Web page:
A little bit of knowledge is a dangerous thing. When it comes to search engine optimisation, a little (tiny, really) bit of knowledge was enough to found an entire industry on. It’s an industry that has had an irrevocable and largely negative impact on the internet as we know it.
Search engines began as a simple solution to a growing problem. There was a lot of good content out there, but finding it was proving more and more difficult. Early search engines such as Lycos and AltaVista stepped in to help. At the same time, many online businesses realised that they had been provided with a golden opportunity.
You see, the search engine robots were fairly basic, and often required a guiding hand to help them identify what they were looking at. Inevitably, website owners started abusing the system to bring in more traffic. A never-ending game of cat and mouse had begun.
The following scenario has been running on repeat for the last 15 years. Cunning Person One – let’s call him Tom – discovers a clever technique that increases his rankings on Google. Not So Cunning But Lazy Persons all over the world – lets call them Dicks – copy the tactic, hoping to achieve the same results.
Google then realises what’s happening, stamps on it, and the boosted rankings return to their previous levels. Until Cunning Person Two – Harry, obviously – discovers a new trick. Link schemes, invisible cloaking, reverse-proxy magic, dynamically generated rubbish – over the years, I’ve seen it all. Everyone thinks their way is different, more advanced, more impossible to detect.
It doesn’t matter if they’re right. What these people are doing is adding to a mountain of pollution on the web, drowning out the voices of the people who are trying to work with, rather than against, the search engines.
When I started working in the software industry, most people didn’t know what SEO was. The concept caught on quickly though. For the enterprising hopeful, it offered an instant source of income. To the outside world, SEO appeared to be complex, time-consuming, painful and essential.
As it was also brand new, it provided a business model that was too good to be true. No qualifications or experience was required, there were no overheads, and the icing on the cake: there were no guarantees! Because no matter what an SEO does to a website, much of the measurable success of their work lies beyond anyone’s control.
Money really did seem to be growing on trees.
And that’s when it all went wrong. Using cheap and ineffectual software to create countless variations of pages became standard practice for many consultants, as did submitting them all to thousands of meaningless websites for link benefits. These redundant techniques looked good to clients, but generally did nothing to bring in more targeted visits to the website.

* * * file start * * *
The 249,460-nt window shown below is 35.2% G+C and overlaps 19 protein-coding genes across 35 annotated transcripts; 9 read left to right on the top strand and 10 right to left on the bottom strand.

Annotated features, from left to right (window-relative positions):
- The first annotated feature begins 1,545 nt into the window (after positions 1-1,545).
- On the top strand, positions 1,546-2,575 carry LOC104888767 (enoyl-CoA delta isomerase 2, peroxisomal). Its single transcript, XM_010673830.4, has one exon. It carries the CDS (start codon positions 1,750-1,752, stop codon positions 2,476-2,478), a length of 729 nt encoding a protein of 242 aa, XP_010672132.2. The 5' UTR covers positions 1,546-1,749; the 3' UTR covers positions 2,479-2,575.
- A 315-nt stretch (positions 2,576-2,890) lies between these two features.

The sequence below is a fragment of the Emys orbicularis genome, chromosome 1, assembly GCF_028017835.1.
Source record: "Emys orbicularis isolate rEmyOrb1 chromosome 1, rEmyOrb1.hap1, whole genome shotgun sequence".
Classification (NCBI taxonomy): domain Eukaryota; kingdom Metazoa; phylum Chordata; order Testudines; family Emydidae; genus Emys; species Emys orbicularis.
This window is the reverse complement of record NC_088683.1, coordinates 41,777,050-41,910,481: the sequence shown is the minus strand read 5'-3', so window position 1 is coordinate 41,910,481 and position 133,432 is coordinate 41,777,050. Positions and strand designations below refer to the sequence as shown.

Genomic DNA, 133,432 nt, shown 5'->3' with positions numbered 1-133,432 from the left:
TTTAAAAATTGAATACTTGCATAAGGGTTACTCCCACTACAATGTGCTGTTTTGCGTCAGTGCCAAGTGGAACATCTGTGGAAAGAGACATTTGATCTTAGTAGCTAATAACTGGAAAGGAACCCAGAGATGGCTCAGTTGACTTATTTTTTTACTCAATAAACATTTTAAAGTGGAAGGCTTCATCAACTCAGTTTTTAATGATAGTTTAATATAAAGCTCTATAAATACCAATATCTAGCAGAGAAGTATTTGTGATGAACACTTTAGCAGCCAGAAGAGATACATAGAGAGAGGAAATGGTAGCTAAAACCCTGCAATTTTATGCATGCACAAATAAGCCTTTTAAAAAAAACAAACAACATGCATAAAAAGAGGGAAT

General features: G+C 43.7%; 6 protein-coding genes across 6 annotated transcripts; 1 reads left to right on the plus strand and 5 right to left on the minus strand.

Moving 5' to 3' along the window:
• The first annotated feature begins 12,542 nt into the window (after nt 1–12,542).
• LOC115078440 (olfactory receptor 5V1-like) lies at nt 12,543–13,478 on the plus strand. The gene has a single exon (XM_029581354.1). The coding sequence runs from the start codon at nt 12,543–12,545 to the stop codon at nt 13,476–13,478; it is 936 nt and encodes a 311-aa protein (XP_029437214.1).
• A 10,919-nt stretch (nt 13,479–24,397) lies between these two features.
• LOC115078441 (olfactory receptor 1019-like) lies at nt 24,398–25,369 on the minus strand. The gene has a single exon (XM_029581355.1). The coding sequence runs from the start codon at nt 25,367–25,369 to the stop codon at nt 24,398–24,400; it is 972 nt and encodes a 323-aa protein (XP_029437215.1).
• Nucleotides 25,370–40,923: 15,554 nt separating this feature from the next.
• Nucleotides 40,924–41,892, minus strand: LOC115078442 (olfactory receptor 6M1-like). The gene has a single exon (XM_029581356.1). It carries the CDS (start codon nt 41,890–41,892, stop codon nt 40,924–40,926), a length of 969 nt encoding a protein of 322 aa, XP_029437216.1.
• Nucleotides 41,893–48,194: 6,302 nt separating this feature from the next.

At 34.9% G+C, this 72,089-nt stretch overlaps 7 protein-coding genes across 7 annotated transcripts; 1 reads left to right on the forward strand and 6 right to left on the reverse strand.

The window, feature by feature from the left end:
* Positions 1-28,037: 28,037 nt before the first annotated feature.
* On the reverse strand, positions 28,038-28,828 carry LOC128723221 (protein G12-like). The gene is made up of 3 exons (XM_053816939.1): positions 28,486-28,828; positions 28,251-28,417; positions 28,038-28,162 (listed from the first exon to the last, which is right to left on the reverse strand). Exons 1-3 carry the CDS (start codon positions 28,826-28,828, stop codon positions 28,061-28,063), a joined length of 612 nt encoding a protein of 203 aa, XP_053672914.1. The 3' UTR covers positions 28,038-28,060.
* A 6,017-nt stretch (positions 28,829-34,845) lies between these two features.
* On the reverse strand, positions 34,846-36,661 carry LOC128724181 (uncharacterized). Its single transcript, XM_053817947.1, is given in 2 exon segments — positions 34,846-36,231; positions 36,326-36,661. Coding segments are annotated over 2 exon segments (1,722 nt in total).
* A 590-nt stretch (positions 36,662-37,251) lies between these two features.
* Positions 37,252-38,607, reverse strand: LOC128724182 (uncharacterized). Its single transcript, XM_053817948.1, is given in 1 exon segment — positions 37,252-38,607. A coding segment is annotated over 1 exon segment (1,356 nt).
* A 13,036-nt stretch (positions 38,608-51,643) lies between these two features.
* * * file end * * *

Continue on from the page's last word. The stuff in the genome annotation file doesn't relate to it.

The industry continued to grow, however, attracting small-minded people with big chips on their shoulders – people who imagined, hilariously, that they could outsmart Google. So-called “black hat” SEOs liked to create an aura of mystery around their techniques, and would apparently stop at nothing to elevate their clients’ ranking, often recklessly endangering those same client websites in the process.
I have met a fair number of Black Hatters, and as a general rule they are… irresponsible, to say the least. They also like to dismiss the safer SEOs – the co-called white hats – as naive, or worse. But there’s no panacean dark arts in SEO. Just a constant, degrading race to the bottom.
The SEO landscape has received a serious shaking up in the last twelve months. Google’s ongoing efforts to stamp on bad SEO have been more dramatic than ever before, and have affected a huge number of sites. The reason is simple: people don’t like crappy search results. If they search for a camera review, they would like to read an actual review.
What they don’t want is for every link they click on to take them to camera stores or affiliates pointing to camera stores. Sound familiar? It’s a problem that has been getting progressively worse. If people keep getting bad search results, it won’t take them long to start looking at Bing. Bye-bye ad revenue.
In other words, what’s bad for you is becoming bad for Google too. Hence the extreme measures.
The result has been pain for a surprisingly large number of websites. The sad thing is that although they were all using dodgy techniques, many of them weren’t even aware of it: they simply trusted their SEO expert to do a good job, and would probably have been very quick to pull out if they had realised the true extent of the risks that they were taking.
SEO should not be about tricking, misleading or deceiving Google. Real SEO is about helping search engines to correctly identify the relevance and quality of your website pages. If your website is bad or irrelevant, you don’t deserve the traffic.
If your website is good, then, yes, there are things you can do to help targeted visitors find their way to you. And that’s all there’s to it.
I have been optimising websites for 15 years now, and the core techniques that I employ have remained more or less unchanged. It’s not dangerous, it’s not sneaky, and to be frank, it’s not particularly clever or difficult. But it won’t get you slapped by Google in the next update, either, and, perhaps most importantly, it works.
Most of the time.
Dave Collins is the founder of Software Promotions.